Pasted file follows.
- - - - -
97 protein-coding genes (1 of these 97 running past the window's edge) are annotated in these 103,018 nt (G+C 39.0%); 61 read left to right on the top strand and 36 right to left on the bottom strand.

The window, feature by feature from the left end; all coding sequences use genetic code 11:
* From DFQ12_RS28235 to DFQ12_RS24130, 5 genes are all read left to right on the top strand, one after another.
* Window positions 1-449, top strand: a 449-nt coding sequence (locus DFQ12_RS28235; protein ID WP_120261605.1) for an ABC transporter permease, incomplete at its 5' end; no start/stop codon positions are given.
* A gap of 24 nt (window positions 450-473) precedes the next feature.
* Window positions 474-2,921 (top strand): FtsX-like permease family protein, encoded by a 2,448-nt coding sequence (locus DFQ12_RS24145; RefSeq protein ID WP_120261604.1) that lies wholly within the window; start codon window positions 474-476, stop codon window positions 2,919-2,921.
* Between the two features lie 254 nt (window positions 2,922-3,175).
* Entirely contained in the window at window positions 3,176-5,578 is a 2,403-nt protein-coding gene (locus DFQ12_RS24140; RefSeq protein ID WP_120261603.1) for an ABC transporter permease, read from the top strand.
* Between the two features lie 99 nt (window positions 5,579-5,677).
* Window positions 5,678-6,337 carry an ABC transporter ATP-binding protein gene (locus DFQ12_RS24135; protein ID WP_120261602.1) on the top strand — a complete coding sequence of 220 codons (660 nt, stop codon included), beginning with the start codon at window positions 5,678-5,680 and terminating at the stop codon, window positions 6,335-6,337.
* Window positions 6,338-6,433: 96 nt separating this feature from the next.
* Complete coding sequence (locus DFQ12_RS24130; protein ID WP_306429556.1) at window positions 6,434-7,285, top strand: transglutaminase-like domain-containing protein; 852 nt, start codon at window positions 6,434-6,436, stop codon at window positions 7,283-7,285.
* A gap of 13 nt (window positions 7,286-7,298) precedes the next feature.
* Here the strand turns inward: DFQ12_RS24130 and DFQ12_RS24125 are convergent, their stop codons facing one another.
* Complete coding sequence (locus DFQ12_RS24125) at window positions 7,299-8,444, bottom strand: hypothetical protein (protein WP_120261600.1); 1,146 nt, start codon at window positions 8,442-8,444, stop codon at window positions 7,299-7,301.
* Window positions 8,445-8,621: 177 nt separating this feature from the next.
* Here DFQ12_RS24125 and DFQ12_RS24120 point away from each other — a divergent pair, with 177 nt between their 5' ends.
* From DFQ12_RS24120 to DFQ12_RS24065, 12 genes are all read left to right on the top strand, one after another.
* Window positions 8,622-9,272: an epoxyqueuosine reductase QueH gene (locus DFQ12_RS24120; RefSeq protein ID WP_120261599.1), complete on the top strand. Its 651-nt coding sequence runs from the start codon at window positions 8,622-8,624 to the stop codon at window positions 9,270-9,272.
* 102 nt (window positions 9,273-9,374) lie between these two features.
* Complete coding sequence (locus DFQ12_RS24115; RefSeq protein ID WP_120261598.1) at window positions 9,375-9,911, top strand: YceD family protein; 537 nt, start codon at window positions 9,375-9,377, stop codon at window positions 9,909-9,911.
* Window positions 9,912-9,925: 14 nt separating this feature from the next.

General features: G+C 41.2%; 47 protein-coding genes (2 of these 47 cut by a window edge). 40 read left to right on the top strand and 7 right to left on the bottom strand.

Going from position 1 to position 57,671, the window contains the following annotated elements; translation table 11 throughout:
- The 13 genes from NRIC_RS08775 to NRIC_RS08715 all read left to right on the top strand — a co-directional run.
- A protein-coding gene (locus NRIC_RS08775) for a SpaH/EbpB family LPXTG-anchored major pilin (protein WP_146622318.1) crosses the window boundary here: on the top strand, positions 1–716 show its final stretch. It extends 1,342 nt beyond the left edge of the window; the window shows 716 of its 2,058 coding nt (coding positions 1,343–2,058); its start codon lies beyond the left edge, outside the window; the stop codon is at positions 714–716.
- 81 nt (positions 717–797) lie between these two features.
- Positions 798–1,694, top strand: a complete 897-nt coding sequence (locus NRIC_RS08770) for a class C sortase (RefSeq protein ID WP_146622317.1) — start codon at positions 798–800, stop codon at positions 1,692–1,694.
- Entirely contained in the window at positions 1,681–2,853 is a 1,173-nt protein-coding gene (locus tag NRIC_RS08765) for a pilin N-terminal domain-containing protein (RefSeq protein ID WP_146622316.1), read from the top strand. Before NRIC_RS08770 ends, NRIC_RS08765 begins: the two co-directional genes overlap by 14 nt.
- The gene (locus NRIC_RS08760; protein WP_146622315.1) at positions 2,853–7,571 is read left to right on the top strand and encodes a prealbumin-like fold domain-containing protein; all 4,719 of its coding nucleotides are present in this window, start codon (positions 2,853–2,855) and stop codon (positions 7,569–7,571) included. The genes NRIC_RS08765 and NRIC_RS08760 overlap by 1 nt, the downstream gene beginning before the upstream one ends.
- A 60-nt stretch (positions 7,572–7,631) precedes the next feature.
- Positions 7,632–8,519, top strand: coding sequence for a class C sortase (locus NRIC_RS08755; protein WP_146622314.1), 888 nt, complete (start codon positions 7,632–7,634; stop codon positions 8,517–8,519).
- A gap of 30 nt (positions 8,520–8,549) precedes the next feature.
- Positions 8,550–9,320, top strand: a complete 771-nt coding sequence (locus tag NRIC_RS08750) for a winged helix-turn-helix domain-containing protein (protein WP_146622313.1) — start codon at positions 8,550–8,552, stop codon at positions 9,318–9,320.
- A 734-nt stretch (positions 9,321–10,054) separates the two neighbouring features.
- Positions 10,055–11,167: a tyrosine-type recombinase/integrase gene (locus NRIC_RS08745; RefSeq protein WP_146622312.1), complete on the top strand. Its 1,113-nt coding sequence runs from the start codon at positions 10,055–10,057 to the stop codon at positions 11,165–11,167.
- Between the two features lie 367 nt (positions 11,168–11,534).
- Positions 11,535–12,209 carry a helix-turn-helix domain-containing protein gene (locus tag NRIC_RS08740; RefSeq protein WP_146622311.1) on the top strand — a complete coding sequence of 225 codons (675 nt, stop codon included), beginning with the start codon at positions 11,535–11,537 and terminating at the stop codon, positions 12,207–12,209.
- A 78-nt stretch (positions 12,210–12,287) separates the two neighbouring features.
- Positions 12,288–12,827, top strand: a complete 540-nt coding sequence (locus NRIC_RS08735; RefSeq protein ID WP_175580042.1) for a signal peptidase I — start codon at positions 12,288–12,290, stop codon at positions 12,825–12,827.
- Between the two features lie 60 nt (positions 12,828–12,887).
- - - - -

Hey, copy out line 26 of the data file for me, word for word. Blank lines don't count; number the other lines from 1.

- A protein-coding gene (locus NRIC_RS08775) for a SpaH/EbpB family LPXTG-anchored major pilin (protein WP_146622318.1) crosses the window boundary here: on the top strand, positions 1–716 show its final stretch. It extends 1,342 nt beyond the left edge of the window; the window shows 716 of its 2,058 coding nt (coding positions 1,343–2,058); its start codon lies beyond the left edge, outside the window; the stop codon is at positions 714–716.